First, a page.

For developing countries, the Uruguay Round of trade negotiations marked their full entry into the world trading system. Furthermore, they entered a system which had been transformed by the Round and the World Trade Organization (WTO) which it created.
By the time the Round ended on 15 December 1993, most developing countries had expectations of substantial gains and there was impatience with the failure of industrial countries to settle their outstanding trade differences. This contrasted with the beginning of the Round in 1986, at the initiative of the US with only limited support from other industrialised countries, when the developing countries were either apprehensive, or indifferent to international trade reform. Some of this apprehension remains, especially for the poorest countries, where possible losses from the Round are a serious concern.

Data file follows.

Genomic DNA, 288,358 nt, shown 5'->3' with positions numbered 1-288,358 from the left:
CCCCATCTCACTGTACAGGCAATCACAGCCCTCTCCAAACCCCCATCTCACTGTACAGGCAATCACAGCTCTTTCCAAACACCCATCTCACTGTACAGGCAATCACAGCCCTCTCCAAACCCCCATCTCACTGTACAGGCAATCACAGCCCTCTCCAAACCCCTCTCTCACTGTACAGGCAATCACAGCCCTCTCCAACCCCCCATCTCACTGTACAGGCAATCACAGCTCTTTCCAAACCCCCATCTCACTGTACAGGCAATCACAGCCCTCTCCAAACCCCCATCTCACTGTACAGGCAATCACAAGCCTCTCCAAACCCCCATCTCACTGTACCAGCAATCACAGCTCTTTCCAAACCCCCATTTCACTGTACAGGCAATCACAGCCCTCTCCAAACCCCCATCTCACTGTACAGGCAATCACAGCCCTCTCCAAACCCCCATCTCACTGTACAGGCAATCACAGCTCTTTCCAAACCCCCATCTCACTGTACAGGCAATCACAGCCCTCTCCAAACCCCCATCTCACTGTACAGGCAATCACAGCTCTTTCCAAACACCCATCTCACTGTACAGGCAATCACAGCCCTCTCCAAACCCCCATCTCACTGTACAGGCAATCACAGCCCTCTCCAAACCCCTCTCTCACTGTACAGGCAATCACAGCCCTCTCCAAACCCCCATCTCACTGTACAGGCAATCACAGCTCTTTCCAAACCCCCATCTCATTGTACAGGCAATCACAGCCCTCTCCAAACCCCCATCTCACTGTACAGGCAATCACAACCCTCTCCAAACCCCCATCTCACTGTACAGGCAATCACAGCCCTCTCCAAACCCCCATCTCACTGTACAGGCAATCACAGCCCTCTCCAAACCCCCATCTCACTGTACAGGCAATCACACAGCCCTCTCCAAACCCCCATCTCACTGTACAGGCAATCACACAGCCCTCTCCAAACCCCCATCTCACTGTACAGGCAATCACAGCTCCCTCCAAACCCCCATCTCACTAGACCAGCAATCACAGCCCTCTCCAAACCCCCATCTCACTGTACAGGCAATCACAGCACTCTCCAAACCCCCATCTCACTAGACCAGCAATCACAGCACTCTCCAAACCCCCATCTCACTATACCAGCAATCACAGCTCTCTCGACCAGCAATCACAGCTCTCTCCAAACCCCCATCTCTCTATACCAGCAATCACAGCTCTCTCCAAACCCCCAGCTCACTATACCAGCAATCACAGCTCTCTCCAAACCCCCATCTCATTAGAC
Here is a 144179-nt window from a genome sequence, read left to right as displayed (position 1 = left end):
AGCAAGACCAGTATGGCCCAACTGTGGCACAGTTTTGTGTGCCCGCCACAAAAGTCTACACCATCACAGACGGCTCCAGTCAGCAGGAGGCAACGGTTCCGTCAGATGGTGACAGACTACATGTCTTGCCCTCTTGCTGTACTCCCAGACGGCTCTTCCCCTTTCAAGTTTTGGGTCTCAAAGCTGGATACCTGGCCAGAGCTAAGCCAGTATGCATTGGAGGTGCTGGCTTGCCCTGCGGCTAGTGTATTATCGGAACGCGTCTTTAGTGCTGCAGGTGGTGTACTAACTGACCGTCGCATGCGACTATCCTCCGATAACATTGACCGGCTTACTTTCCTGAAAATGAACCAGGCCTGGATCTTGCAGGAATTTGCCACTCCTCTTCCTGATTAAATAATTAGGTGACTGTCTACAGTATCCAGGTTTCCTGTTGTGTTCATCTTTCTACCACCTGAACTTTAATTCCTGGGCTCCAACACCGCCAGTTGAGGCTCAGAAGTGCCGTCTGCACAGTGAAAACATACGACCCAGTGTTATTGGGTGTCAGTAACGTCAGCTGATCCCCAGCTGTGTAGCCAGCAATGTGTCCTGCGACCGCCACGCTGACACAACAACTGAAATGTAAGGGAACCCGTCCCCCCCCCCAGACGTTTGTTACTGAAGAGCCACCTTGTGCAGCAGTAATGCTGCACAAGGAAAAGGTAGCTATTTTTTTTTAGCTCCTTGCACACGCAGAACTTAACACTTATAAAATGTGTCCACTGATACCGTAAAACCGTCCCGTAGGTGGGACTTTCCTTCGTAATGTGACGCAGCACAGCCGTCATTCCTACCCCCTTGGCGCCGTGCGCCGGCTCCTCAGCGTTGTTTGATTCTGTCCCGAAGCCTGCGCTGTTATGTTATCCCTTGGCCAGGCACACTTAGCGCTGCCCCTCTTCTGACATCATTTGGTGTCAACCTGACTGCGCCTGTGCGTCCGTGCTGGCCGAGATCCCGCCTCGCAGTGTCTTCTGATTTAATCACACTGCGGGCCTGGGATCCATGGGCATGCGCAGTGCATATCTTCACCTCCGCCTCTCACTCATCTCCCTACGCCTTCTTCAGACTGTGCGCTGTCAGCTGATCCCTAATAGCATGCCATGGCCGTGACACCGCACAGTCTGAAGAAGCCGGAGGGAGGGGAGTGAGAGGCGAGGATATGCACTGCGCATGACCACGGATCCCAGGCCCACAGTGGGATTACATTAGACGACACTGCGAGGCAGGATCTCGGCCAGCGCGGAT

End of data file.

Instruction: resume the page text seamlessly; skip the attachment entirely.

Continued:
This Briefing Paper considers the basis for these different developing country outlooks on the outcome of the Round. It provides a detailed examination of the results and of the issues which the Round raised and suggests that the quantifiable effects will be smaller than some of the highest estimates, but they will be unequally divided. It also shows how the changes in the trading system are as significant as the founding of the GATT itself.